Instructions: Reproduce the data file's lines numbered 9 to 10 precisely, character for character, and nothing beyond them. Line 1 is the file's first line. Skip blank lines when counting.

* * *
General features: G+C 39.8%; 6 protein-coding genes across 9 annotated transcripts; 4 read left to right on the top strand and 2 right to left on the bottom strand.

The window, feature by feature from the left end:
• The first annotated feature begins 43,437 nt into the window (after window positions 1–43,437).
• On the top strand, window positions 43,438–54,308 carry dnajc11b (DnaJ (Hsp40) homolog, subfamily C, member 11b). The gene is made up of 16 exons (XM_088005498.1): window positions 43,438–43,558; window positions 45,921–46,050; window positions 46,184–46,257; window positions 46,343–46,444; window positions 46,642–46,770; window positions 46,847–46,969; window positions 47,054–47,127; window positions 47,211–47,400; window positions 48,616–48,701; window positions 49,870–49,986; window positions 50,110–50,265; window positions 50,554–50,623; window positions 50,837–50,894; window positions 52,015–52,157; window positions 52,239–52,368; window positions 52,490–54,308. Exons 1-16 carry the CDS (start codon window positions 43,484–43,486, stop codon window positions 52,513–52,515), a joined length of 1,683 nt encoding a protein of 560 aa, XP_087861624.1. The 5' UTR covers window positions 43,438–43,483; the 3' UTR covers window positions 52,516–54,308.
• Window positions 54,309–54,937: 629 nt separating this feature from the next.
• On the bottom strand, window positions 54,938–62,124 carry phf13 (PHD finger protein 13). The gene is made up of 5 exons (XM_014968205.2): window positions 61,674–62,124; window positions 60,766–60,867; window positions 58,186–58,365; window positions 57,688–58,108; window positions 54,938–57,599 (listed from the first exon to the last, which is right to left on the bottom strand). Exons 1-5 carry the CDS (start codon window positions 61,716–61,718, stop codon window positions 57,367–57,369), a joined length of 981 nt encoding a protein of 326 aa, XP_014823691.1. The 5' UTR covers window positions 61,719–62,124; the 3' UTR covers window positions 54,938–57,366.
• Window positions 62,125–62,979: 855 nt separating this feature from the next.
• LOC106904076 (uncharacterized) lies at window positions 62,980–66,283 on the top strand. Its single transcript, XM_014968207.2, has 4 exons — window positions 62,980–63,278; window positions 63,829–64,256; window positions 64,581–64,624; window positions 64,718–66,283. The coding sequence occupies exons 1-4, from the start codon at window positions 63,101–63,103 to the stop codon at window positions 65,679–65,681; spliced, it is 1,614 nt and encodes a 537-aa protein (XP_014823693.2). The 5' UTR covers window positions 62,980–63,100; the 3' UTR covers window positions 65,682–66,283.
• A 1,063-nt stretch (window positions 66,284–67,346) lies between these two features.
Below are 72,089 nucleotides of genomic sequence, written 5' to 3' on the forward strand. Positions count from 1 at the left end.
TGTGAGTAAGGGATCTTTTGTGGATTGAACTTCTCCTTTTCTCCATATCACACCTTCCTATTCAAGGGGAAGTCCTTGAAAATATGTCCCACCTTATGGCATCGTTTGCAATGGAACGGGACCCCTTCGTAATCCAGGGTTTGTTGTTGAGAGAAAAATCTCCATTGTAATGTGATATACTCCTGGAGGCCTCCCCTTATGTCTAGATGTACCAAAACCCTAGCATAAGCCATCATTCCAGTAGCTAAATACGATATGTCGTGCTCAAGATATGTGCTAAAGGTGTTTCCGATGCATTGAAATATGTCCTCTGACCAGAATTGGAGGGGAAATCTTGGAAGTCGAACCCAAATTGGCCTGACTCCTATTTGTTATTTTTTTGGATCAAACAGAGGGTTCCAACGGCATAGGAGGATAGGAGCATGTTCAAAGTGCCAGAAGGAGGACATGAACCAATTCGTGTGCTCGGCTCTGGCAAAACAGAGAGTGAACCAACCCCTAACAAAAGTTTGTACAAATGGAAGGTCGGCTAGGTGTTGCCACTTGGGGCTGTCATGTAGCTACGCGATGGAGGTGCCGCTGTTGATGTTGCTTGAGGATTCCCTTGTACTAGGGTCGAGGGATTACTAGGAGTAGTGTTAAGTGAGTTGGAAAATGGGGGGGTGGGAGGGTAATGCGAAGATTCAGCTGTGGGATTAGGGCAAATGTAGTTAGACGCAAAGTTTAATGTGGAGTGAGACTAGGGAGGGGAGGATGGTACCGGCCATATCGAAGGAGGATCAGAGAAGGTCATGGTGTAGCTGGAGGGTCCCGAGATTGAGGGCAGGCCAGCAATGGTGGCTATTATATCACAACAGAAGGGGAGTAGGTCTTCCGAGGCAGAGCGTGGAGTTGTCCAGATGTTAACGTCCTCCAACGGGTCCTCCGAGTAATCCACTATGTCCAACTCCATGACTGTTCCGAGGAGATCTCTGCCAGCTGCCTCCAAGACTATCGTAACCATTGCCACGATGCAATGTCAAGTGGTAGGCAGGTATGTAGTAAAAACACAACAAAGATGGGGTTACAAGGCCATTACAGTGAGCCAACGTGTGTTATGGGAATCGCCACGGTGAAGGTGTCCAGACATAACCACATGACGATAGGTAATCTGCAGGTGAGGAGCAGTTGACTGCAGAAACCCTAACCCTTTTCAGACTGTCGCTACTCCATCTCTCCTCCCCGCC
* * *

• A 1,063-nt stretch (window positions 66,284–67,346) lies between these two features.
Below are 72,089 nucleotides of genomic sequence, written 5' to 3' on the forward strand. Positions count from 1 at the left end.